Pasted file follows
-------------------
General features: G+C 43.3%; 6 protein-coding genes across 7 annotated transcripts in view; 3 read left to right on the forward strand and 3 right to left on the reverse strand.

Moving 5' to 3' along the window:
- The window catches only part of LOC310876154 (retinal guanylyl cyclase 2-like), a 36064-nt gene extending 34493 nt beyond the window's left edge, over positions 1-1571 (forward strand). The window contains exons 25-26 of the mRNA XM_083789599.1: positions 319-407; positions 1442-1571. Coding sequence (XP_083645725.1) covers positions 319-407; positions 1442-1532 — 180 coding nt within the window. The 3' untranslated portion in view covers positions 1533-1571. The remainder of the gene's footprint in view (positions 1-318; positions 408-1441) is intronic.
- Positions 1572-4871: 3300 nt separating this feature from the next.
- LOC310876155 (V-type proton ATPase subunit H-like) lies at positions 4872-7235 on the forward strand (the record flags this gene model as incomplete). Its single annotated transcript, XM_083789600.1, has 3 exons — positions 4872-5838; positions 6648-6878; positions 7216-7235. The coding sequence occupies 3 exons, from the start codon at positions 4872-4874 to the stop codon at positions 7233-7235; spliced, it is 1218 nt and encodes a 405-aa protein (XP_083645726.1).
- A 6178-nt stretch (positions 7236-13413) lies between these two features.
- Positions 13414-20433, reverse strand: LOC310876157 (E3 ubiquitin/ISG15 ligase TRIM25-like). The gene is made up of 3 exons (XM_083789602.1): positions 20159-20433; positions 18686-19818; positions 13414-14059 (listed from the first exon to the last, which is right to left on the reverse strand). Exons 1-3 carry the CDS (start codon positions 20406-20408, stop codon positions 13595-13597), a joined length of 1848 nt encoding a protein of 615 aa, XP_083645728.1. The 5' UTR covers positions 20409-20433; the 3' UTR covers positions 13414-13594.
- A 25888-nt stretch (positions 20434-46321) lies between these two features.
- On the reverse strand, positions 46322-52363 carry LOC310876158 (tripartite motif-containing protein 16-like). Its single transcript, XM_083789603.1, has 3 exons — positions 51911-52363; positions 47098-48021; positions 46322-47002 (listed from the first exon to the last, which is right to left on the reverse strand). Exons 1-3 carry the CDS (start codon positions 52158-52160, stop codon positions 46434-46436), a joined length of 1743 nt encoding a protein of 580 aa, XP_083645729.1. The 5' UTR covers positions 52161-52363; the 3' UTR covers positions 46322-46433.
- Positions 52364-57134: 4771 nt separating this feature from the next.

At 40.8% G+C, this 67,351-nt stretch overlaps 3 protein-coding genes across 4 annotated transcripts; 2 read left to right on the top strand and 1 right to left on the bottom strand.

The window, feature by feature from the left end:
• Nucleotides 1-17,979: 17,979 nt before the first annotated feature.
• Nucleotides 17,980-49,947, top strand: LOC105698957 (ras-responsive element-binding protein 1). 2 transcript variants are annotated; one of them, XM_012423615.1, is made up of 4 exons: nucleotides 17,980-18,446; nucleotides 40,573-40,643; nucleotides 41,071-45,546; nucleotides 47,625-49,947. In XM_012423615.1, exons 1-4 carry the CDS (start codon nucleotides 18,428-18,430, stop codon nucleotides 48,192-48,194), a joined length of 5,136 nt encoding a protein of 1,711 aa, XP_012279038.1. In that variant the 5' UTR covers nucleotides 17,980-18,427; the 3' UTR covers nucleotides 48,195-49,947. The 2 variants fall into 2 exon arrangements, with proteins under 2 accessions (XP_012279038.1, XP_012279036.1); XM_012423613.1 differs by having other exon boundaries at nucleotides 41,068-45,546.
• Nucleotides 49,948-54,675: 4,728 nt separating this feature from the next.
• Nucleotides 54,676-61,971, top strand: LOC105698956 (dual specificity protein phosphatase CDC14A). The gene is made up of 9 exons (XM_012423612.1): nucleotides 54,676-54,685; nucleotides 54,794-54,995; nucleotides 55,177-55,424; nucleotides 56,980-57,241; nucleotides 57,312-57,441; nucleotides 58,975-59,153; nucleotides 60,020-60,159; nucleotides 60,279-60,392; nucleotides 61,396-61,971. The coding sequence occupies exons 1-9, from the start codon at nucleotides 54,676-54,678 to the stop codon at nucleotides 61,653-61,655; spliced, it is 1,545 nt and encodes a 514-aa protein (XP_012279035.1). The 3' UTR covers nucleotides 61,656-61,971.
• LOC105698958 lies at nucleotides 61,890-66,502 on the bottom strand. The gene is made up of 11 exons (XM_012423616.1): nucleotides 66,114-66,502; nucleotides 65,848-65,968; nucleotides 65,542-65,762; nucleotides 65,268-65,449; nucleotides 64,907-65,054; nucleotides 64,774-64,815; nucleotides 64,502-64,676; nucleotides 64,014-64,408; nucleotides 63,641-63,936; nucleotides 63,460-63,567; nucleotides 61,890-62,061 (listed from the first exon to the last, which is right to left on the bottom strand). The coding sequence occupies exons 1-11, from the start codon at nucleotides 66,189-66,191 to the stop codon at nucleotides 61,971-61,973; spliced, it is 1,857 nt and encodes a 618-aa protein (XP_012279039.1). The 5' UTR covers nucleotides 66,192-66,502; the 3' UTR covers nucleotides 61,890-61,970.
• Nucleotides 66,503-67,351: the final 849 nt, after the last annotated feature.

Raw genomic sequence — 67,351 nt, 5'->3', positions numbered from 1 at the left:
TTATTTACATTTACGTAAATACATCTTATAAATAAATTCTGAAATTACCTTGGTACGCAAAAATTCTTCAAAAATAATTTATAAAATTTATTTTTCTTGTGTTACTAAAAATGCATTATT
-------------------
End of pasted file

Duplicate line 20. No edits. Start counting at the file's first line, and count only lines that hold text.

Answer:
TTATTTACATTTACGTAAATACATCTTATAAATAAATTCTGAAATTACCTTGGTACGCAAAAATTCTTCAAAAATAATTTATAAAATTTATTTTTCTTGTGTTACTAAAAATGCATTATT